Given the current initiatives to promote private investment in the South African electricity market, the execution of the power purchase agreement between BMW South Africa and Bio2Watt’s biogas plants that will bring “renewable energy” to BMW’s manufacturing plant in Rosslyn, Pretoria is sure to blaze the trail for new private power generation and offtake markets in South Africa.
Projects like the Bio2Watt biogas plants are providing the template for future renewable energy projects that will invigorate South Africa’s undeveloped carbon trading market at the same time as reducing the carbon footprint and the Eskom electricity bill of private offtakers such as BMW South Africa.
The power is being generated by two biogas power plants developed by Bio2Watt. Norton Rose Fulbright advised the Industrial Development Corporation of South Africa in relation to the financing, construction and operation of the first of the two plants.
The biogas plants rely on feedstock predominantly from animal manure and some organic waste (including ice cream!) supplied from a number of sources pursuant to long term supply agreements. Energy will be supplied to BMW by wheeling the energy from the power plant through Eskom and municipality grids. Wheeling is the flow of energy generated by a power plant across the grid to a third party buyer. The available grid system between generator and offtaker transmits the power in return for the payment to the system operator of specified wheeling or connection charges. Wheeling contemplates the financial flow of energy between the parties and not the actual electrical flow.
Deregulation and unbundling
The infamous Independent System and Market Operator (ISMO) Bill continues to inch its way through the legislative process. Its objective is to create an autonomous state-owned company that will be responsible for the operation of the grid, planning for new generation capacity, purchasing energy from various generators, including independent power producers, and electricity trading at a wholesale level. Eskom will no longer assume these roles and the ISMO will be independent from activities related to energy generation to ensure equal treatment of all generators and fair access to the grid. When the ISMO finally arrives it will be a bold move towards the unbundling and deregulation of the South African electricity market. The electricity market will hold numerous opportunities for private offtake of energy by way of wheeling arrangements which have previously been frustrated.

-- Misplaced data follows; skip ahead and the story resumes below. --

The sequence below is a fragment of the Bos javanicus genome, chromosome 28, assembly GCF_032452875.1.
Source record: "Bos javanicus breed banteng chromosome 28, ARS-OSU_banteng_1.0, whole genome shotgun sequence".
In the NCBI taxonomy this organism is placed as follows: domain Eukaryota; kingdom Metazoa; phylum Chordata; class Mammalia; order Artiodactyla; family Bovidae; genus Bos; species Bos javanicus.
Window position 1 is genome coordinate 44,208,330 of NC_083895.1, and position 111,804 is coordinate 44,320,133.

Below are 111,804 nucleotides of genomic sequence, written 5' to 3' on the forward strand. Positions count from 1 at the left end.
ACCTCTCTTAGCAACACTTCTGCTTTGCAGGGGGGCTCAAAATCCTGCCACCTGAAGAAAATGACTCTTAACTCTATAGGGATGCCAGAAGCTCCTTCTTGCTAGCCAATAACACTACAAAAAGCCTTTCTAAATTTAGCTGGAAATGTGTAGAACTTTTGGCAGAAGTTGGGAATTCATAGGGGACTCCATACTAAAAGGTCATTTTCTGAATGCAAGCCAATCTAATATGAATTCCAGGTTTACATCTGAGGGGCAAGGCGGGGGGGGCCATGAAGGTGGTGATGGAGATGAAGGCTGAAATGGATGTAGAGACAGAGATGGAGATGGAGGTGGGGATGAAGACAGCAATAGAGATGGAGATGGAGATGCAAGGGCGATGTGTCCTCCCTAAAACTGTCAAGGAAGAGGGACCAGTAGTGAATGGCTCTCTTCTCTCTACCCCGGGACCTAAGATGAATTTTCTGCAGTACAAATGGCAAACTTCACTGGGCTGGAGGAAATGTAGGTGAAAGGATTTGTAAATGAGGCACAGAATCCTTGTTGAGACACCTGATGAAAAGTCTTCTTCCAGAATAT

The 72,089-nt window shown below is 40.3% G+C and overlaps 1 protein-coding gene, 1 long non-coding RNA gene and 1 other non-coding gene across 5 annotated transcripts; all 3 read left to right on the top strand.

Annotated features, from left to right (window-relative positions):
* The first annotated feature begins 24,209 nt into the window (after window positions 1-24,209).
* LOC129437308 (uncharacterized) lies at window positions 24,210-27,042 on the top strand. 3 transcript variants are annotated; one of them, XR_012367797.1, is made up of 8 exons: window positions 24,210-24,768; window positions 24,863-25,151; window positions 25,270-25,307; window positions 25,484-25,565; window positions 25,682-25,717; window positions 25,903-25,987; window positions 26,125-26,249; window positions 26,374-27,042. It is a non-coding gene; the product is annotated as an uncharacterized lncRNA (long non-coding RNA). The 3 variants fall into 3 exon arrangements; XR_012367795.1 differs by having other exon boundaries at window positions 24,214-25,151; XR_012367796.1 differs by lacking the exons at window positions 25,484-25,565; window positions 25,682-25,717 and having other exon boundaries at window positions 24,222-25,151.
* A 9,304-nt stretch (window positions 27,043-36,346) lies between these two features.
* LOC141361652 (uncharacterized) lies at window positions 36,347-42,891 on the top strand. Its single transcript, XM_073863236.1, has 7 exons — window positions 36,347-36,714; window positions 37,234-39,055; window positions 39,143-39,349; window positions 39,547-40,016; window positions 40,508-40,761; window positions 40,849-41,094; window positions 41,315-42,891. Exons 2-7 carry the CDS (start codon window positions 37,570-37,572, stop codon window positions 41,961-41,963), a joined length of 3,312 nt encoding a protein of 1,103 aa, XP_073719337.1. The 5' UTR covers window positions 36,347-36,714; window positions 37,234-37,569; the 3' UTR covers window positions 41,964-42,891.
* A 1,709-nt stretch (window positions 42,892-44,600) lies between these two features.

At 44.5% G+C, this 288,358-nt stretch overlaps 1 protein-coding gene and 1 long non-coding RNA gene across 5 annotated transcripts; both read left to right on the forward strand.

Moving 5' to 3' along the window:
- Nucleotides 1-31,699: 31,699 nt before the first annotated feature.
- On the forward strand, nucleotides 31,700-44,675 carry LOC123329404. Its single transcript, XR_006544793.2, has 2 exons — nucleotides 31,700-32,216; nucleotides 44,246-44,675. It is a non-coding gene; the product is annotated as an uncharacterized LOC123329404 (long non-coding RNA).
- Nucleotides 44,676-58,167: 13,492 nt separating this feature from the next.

Projects such as these are ideally placed to benefit companies like BMW and Bio2Watt under proposed developments in the South African carbon trading market. The Carbon Offsets Paper, released by the South African Treasury in April 2014, anticipates that from January 2016 a carbon tax will be applied on all companies with a carbon footprint above specified thresholds.
Those companies that expect to be hit by the carbon tax are already starting to focus on the options available to them to mitigate their carbon tax exposure. The Paper also provides for the creation of a market for and trading of carbon emissions credits between companies to offset their carbon tax liability and to generate additional revenue streams.
To date, South Africa has not actively participated in international carbon reduction initiatives (such as the Kyoto Protocol) through the implementation of mandatory carbon offsetting schemes and the application of emissions targets on South African companies. The Kyoto Protocol has led to the development of sophisticated global carbon emissions trading markets under mandatory and voluntary carbon offset schemes. Carbon credits can be sold to companies wishing to offset their carbon emissions in order to meet mandatory targets and avoid penalties. The South African carbon trading market is still very underdeveloped with only voluntary carbon trading schemes currently in place. But this looks all set to change if the government goes ahead with its plans under the Carbon Offsets Paper.